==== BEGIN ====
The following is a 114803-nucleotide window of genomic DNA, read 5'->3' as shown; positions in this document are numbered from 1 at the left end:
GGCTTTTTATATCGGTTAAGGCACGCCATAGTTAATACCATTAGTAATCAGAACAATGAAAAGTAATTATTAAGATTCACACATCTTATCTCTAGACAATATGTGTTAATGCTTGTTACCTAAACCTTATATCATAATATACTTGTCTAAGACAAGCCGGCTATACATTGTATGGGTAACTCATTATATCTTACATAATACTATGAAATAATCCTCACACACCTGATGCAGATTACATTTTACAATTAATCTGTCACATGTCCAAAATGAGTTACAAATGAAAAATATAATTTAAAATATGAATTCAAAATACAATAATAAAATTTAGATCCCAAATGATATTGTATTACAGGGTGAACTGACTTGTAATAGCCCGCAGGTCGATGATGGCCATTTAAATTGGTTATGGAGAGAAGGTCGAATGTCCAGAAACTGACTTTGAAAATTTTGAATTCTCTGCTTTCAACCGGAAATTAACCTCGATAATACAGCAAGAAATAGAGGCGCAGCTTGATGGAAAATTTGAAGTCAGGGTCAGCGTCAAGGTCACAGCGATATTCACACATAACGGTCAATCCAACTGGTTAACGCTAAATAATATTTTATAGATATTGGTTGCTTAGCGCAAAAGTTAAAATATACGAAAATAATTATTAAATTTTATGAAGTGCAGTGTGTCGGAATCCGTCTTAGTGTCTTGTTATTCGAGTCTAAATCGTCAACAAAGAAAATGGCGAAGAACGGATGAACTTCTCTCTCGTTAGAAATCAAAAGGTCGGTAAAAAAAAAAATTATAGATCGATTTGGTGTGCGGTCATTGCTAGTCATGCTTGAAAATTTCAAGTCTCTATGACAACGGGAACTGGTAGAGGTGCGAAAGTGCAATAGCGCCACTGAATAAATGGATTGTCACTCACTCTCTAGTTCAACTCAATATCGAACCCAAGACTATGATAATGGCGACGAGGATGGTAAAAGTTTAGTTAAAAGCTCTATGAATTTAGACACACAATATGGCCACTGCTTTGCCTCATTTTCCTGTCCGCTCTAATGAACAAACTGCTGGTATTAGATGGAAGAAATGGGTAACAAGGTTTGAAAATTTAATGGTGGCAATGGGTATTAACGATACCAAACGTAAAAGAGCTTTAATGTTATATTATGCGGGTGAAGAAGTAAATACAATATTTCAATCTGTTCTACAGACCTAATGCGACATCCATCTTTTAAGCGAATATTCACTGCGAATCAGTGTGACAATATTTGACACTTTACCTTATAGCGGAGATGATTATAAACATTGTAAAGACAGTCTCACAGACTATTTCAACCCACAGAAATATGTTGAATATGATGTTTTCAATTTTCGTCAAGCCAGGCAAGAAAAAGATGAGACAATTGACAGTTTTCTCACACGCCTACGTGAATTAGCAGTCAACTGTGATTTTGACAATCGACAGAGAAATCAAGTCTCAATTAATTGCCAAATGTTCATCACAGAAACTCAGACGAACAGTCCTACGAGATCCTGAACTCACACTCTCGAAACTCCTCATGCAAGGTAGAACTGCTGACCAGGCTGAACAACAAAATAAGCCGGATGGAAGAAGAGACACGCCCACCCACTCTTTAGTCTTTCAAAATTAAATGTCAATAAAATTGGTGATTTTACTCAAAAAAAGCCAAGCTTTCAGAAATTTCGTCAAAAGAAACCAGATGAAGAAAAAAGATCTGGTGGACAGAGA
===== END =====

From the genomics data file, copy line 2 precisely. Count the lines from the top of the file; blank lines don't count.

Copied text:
GGCTTTTTATATCGGTTAAGGCACGCCATAGTTAATACCATTAGTAATCAGAACAATGAAAAGTAATTATTAAGATTCACACATCTTATCTCTAGACAATATGTGTTAATGCTTGTTACCTAAACCTTATATCATAATATACTTGTCTAAGACAAGCCGGCTATACATTGTATGGGTAACTCATTATATCTTACATAATACTATGAAATAATCCTCACACACCTGATGCAGATTACATTTTACAATTAATCTGTCACATGTCCAAAATGAGTTACAAATGAAAAATATAATTTAAAATATGAATTCAAAATACAATAATAAAATTTAGATCCCAAATGATATTGTATTACAGGGTGAACTGACTTGTAATAGCCCGCAGGTCGATGATGGCCATTTAAATTGGTTATGGAGAGAAGGTCGAATGTCCAGAAACTGACTTTGAAAATTTTGAATTCTCTGCTTTCAACCGGAAATTAACCTCGATAATACAGCAAGAAATAGAGGCGCAGCTTGATGGAAAATTTGAAGTCAGGGTCAGCGTCAAGGTCACAGCGATATTCACACATAACGGTCAATCCAACTGGTTAACGCTAAATAATATTTTATAGATATTGGTTGCTTAGCGCAAAAGTTAAAATATACGAAAATAATTATTAAATTTTATGAAGTGCAGTGTGTCGGAATCCGTCTTAGTGTCTTGTTATTCGAGTCTAAATCGTCAACAAAGAAAATGGCGAAGAACGGATGAACTTCTCTCTCGTTAGAAATCAAAAGGTCGGTAAAAAAAAAAATTATAGATCGATTTGGTGTGCGGTCATTGCTAGTCATGCTTGAAAATTTCAAGTCTCTATGACAACGGGAACTGGTAGAGGTGCGAAAGTGCAATAGCGCCACTGAATAAATGGATTGTCACTCACTCTCTAGTTCAACTCAATATCGAACCCAAGACTATGATAATGGCGACGAGGATGGTAAAAGTTTAGTTAAAAGCTCTATGAATTTAGACACACAATATGGCCACTGCTTTGCCTCATTTTCCTGTCCGCTCTAATGAACAAACTGCTGGTATTAGATGGAAGAAATGGGTAACAAGGTTTGAAAATTTAATGGTGGCAATGGGTATTAACGATACCAAACGTAAAAGAGCTTTAATGTTATATTATGCGGGTGAAGAAGTAAATACAATATTTCAATCTGTTCTACAGACCTAATGCGACATCCATCTTTTAAGCGAATATTCACTGCGAATCAGTGTGACAATATTTGACACTTTACCTTATAGCGGAGATGATTATAAACATTGTAAAGACAGTCTCACAGACTATTTCAACCCACAGAAATATGTTGAATATGATGTTTTCAATTTTCGTCAAGCCAGGCAAGAAAAAGATGAGACAATTGACAGTTTTCTCACACGCCTACGTGAATTAGCAGTCAACTGTGATTTTGACAATCGACAGAGAAATCAAGTCTCAATTAATTGCCAAATGTTCATCACAGAAACTCAGACGAACAGTCCTACGAGATCCTGAACTCACACTCTCGAAACTCCTCATGCAAGGTAGAACTGCTGACCAGGCTGAACAACAAAATAAGCCGGATGGAAGAAGAGACACGCCCACCCACTCTTTAGTCTTTCAAAATTAAATGTCAATAAAATTGGTGATTTTACTCAAAAAAAGCCAAGCTTTCAGAAATTTCGTCAAAAGAAACCAGATGAAGAAAAAAGATCTGGTGGACAGAGA